redOrbit Staff & Wire Reports – Your Universe Online
Honeybees are more genetically diverse than originally thought, and the species might have originated from Asia and not Africa as previously believed, according to new research published online Sunday in the journal Nature Genetics.
As part of their study, researchers from the Uppsala University Department of Medical Biochemistry and Microbiology and an international team of colleagues present the first global analysis of genome variation in the honeybee (Apis mellifera) – an insect that is partially responsible for pollinating one-third of our fruits, nuts and vegetables.
Despite their importance to global food supplies, however, there is great concern over the extensive loss of honeybee colonies that has taken place in recent years. Honeybees are threatened by disease, climate change and management practices, the authors said, and it is essential to gain a better understanding of their evolutionary history and learn how they managed to adapt to different environments in order to combat these threats.
“We have used state-of-the-art high-throughput genomics to address these questions, and have identified high levels of genetic diversity in honeybees,” researcher Matthew Webster of the university’s Science for Life Laboratory, said in a statement.
“In contrast to other domestic species, management of honeybees seems to have increased levels of genetic variation by mixing bees from different parts of the world,” he added. “The findings may also indicate that high levels of inbreeding are not a major cause of global colony losses.”
In addition, Webster and his co-authors found that honeybees do not appear to be of African origin, as suggested in previous studies. Instead, the new study suggests that they appear to be derived from an ancient lineage of cavity-nesting bees from Asia that began spreading through Europe and Africa approximately 30,000 years ago.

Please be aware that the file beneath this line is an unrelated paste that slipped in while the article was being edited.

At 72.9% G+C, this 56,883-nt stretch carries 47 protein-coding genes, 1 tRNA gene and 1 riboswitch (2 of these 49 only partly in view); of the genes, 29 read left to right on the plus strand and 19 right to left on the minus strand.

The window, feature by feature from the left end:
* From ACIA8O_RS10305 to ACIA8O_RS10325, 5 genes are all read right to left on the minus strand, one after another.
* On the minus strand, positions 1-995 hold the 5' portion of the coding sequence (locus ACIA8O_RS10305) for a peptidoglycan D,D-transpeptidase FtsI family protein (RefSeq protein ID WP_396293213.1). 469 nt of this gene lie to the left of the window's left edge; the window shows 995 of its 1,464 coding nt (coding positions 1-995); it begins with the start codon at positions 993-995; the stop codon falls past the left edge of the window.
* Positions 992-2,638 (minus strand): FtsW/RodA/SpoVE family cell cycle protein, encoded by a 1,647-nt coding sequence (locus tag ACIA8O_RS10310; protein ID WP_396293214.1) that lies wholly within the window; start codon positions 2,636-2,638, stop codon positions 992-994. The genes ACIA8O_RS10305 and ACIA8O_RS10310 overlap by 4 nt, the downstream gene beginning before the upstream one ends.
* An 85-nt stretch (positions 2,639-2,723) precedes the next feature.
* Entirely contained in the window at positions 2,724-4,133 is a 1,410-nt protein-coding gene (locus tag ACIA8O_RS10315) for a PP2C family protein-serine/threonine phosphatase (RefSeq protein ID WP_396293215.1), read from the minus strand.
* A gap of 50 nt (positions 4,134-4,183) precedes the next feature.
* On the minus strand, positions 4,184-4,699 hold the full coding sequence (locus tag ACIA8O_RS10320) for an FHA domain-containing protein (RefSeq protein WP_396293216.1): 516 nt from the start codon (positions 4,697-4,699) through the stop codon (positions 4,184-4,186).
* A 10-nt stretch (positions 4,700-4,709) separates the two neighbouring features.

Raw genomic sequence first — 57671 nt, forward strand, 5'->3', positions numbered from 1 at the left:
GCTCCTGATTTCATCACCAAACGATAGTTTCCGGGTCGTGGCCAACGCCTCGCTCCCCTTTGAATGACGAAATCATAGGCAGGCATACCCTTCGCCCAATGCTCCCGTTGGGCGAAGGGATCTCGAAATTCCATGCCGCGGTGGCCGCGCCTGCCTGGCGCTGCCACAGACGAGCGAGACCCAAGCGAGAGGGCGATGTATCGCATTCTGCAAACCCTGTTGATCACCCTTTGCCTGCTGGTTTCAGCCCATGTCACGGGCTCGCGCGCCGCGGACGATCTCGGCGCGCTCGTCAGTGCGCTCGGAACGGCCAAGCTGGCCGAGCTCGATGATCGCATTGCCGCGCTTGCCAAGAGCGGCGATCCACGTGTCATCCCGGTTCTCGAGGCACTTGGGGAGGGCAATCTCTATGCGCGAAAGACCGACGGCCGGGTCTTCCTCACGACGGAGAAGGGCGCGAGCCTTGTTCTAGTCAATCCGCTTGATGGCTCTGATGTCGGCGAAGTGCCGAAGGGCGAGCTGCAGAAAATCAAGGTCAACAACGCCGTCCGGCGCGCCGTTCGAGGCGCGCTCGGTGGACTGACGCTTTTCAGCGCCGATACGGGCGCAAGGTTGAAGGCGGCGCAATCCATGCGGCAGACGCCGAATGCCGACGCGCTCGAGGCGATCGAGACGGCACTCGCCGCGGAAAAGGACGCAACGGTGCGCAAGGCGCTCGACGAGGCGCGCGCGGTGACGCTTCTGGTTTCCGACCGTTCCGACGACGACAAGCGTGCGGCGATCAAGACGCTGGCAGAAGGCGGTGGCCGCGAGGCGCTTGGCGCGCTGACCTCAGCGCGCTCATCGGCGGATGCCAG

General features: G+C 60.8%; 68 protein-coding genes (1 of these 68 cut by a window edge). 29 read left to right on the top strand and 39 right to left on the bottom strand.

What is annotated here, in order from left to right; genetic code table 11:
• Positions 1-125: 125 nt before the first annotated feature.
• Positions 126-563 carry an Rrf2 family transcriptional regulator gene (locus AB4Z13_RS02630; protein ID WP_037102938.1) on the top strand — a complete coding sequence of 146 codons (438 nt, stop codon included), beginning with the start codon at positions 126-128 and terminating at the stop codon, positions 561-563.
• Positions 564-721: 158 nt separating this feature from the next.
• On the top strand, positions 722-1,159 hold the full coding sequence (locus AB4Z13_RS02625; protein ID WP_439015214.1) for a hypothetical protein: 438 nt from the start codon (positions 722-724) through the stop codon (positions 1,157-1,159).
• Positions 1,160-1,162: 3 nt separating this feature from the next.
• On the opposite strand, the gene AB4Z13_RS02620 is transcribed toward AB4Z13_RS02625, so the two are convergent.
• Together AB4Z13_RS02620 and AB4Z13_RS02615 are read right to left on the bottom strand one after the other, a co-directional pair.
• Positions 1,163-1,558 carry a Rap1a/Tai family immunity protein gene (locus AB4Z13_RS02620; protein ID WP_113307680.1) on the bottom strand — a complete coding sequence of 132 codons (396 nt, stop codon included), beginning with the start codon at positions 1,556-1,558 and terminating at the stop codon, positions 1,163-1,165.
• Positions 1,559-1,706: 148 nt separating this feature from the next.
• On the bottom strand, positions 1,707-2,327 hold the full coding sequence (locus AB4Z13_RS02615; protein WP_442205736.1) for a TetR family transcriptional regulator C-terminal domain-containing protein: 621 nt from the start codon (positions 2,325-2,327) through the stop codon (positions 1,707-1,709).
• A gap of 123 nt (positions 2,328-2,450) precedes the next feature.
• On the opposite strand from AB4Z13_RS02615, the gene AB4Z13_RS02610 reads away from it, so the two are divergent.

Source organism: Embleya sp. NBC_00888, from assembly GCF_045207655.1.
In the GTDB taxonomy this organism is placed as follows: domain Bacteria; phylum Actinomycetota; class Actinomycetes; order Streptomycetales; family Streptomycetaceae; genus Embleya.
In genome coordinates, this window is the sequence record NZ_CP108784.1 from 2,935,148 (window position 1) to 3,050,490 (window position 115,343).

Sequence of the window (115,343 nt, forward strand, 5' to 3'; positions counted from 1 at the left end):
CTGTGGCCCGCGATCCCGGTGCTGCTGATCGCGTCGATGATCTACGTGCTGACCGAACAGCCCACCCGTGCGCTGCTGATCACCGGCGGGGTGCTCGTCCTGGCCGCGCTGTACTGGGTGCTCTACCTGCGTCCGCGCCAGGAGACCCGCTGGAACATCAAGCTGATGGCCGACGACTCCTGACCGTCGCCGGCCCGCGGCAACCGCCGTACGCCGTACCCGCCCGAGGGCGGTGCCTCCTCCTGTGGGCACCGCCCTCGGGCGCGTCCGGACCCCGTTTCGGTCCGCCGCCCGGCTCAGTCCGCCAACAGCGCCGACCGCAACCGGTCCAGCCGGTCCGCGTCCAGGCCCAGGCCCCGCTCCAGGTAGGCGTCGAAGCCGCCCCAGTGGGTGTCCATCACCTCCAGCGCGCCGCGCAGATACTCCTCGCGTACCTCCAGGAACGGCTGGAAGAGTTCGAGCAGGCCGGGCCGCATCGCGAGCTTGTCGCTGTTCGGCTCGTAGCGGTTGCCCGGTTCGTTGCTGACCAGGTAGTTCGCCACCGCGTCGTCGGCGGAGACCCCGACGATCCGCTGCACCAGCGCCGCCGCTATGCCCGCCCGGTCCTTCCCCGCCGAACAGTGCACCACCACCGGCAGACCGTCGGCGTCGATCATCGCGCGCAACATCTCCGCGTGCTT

They found evidence suggesting large cyclical fluctuations in population size that mirror historical patterns of glaciation hidden in the patterns of genome variation of the insects – a discovery indicating that honeybee populations had been greatly affected by climate change throughout their history.
“The evolutionary tree we constructed from genome sequences does not support an origin in Africa, this gives us new insight into how honeybees spread and became adapted to habitats across the world,” Webster said. “Populations in Europe appear to have contracted during ice ages whereas African populations have expanded at those times, suggesting that environmental conditions there were more favorable.”
He and his fellow investigators also identified specific genetic mutations important to adaptation to factors such as climate and pathogens, including those involved in morphology, behavior and innate immunity. Webster said that their findings offer new insight into the evolution and genetic adaptation of the bees, while also creating a framework for studying the biological mechanisms behind disease resistance and adaptation to climate.
“We find evidence that population sizes have fluctuated greatly, mirroring historical fluctuations in climate, although contemporary populations have high genetic diversity, indicating the absence of domestication bottlenecks,” the authors wrote. “Levels of genetic variation are strongly shaped by natural selection and are highly correlated with patterns of gene expression and DNA methylation.”
“We identify genomic signatures of local adaptation, which are enriched in genes expressed in workers and in immune system- and sperm motility- related genes that might underlie geographic variation in reproduction, dispersal and disease resistance,” they added. “This study provides a framework for future investigations into responses to pathogens and climate change in honeybees.”
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